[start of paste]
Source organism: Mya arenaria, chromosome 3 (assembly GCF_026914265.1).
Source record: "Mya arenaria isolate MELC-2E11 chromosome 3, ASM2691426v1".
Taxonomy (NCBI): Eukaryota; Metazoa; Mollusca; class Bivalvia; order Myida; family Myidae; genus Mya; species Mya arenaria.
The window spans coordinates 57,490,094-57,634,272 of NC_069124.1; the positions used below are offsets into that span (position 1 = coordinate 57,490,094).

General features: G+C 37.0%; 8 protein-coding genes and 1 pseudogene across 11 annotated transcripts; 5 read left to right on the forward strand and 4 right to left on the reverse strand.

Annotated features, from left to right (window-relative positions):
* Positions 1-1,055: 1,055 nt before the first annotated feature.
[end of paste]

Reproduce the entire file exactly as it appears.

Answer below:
Source organism: Mya arenaria, chromosome 3 (assembly GCF_026914265.1).
Source record: "Mya arenaria isolate MELC-2E11 chromosome 3, ASM2691426v1".
Taxonomy (NCBI): Eukaryota; Metazoa; Mollusca; class Bivalvia; order Myida; family Myidae; genus Mya; species Mya arenaria.
The window spans coordinates 57,490,094-57,634,272 of NC_069124.1; the positions used below are offsets into that span (position 1 = coordinate 57,490,094).

General features: G+C 37.0%; 8 protein-coding genes and 1 pseudogene across 11 annotated transcripts; 5 read left to right on the forward strand and 4 right to left on the reverse strand.

Annotated features, from left to right (window-relative positions):
* Positions 1-1,055: 1,055 nt before the first annotated feature.